No heating or hot water for over a month

25
Found 8th Apr
We live in a private rented house. Almost 6 weeks ago the boiler stopped working. We contacted the letting agents straight away and they sent someone to repair the boiler. They got it working but it only lasted an hour or 2 and died again. We emailed again straight away ( that is their protocol) and had to wait a week for the boiler engineer to come out again, he couldn’t get it fixed so said they’d come back again, another week passed, they came and yet again failed to get it working. It’s now been almost 6 weeks and we have had no heating or hot water, we have emailed the letting agents on an almost daily basis and all they say is they’ll pass it on to the boiler people, they have been a few times and replaced almost every part of the boiler yet it still won’t work. My question is legally where do we stand now, we are still paying full rent and despite the fact it’s been freezing they haven’t even offered us any other source of heat. All the advice pages say it should be fixed in a reasonable amount of time but doesn’t specify what that timeframe is. We have 3 children in the house and it’s getting beyond a joke having to drive the 6 miles to my mums so they can take a bath. Please help im really at the end of my tether with it all now
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I am a landlord and I would not normally recommend withholding rent as it can start all sorts of legal process and should only be done as a last resort. I am trying to be independent in my reply here, so I am not just saying this because I am a landlord.

However, if you have given the landlord/letting agents a reasonable amount of time to get the issue fixed and they still have not done so then you are entitled to pay for your own repairs and deduct the cost from the repairs. You need to write to them and let them have a time frame to repair the issue and if this is not done by that time, you will get the repairs done yourself and deduct the cost from the rent.

You need to give them written notice that you will be doing this and you need to give them reasonable time to do the repair before going down this route as it may end up in court and you would need to convince the judge that you have acted reasonably and they have been unreasonable.
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deleted1315437
Sorry to hear about that. The boiler needs replacing by the sound of things. Not sure if there is a complaints procedure with the letting agents?
I tried to phone them to complain and they said they only thing I could do was email them reporting the fault, they’re not even replying to our emails since yesterday ( they always have before even on weekends and bank holidays)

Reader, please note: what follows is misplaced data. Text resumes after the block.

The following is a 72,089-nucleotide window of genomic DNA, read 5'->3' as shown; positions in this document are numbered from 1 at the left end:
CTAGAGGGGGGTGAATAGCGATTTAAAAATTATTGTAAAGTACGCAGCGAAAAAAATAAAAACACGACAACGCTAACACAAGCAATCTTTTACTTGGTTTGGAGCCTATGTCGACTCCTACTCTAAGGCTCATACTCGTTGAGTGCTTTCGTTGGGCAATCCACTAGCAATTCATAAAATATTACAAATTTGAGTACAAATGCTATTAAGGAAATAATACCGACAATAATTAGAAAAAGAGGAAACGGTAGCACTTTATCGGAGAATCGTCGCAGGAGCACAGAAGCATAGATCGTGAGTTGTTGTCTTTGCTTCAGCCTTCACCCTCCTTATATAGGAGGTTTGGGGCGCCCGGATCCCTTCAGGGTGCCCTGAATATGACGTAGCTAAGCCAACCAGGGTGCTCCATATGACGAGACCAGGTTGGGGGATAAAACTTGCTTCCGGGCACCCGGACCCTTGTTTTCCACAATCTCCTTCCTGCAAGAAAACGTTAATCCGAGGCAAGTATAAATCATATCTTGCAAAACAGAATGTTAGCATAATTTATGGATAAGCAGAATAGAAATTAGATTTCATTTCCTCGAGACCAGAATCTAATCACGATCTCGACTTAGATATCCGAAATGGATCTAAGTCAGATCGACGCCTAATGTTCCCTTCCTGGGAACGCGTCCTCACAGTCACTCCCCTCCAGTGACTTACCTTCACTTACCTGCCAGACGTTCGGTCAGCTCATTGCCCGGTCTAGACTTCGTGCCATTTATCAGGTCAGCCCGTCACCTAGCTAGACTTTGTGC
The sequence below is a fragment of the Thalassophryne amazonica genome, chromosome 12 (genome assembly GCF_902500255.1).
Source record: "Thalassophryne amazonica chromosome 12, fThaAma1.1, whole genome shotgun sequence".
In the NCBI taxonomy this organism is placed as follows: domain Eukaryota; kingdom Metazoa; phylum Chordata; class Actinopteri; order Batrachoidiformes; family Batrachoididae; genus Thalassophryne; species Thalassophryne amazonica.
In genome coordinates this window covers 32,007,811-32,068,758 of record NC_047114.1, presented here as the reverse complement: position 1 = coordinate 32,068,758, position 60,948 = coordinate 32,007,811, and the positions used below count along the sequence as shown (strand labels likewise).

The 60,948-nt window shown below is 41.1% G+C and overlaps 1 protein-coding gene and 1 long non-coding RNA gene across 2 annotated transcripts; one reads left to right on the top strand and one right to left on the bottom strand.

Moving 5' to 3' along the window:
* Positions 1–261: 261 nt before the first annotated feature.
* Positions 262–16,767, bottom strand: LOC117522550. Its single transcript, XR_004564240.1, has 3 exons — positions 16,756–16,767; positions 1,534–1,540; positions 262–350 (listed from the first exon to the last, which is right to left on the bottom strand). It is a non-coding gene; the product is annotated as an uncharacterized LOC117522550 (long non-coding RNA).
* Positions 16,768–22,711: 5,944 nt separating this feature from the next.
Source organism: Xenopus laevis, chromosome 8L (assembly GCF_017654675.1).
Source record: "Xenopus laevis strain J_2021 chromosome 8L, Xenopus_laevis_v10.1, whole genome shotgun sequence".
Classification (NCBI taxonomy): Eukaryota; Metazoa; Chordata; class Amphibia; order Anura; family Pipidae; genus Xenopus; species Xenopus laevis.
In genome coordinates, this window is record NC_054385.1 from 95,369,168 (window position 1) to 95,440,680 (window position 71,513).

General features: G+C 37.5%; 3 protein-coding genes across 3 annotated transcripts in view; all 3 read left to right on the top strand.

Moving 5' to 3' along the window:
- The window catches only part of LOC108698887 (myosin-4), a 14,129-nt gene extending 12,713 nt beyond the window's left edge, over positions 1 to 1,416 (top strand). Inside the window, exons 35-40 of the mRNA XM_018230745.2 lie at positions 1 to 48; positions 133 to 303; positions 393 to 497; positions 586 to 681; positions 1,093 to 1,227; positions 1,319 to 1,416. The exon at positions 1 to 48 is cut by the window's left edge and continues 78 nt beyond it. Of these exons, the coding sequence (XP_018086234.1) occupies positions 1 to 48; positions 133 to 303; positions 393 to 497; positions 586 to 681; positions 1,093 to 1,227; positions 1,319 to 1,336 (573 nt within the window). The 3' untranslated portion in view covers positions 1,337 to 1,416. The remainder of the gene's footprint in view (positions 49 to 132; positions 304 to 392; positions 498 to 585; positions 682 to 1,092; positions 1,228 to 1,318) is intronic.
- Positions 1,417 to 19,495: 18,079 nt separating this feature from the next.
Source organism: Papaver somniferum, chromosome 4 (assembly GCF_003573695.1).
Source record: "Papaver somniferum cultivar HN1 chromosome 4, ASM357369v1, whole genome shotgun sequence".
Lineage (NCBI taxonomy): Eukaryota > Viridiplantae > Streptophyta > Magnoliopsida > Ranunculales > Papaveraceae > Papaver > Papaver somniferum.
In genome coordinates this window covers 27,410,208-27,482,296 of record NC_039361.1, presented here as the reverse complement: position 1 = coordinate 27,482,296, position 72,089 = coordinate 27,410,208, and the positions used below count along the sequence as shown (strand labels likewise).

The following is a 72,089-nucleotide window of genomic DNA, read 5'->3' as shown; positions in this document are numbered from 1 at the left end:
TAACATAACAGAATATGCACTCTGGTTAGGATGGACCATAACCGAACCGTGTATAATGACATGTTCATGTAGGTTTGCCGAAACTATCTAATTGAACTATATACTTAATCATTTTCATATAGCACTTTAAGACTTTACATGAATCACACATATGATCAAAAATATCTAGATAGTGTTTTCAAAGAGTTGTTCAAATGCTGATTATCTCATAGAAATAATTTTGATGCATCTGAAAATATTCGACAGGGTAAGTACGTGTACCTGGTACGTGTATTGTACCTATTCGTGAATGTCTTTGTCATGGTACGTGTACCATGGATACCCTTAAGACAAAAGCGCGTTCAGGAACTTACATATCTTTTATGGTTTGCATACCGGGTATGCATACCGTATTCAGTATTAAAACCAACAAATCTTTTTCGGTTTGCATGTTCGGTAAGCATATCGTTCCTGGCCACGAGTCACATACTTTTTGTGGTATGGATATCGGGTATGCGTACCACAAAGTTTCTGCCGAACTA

I'm fairly certain that you are within your rights to with hold some of your rent payment until the problem is sorted, try having a look on some of the landlords forums, you should find some helpful advice there.
Thank you, I have been reading through them all and it states we shouldn’t withhold rent as we could be evicted. But it also states under the landlord and tenants act of 1985 they have to get it repaired in a reasonable amount of time and that’s where I’m stuck, what is classed as a reasonable amount of time?
sarah.tucker5 m ago

Thank you, I have been reading through them all and it states we shouldn’t …Thank you, I have been reading through them all and it states we shouldn’t withhold rent as we could be evicted. But it also states under the landlord and tenants act of 1985 they have to get it repaired in a reasonable amount of time and that’s where I’m stuck, what is classed as a reasonable amount of time?


Try reading this.

It does mention that the time of year and weather conditions should be taken into account regarding what is considered a reasonable time.
Edited by: "Dyslexic_Dog" 8th Apr
thank you very much I might email that to them!
Look at the martin lewis site, might be something on there. Or if not the citizans advice bureau.
I am a landlord and I would not normally recommend withholding rent as it can start all sorts of legal process and should only be done as a last resort. I am trying to be independent in my reply here, so I am not just saying this because I am a landlord.

However, if you have given the landlord/letting agents a reasonable amount of time to get the issue fixed and they still have not done so then you are entitled to pay for your own repairs and deduct the cost from the repairs. You need to write to them and let them have a time frame to repair the issue and if this is not done by that time, you will get the repairs done yourself and deduct the cost from the rent.

You need to give them written notice that you will be doing this and you need to give them reasonable time to do the repair before going down this route as it may end up in court and you would need to convince the judge that you have acted reasonably and they have been unreasonable.
mutley17 m ago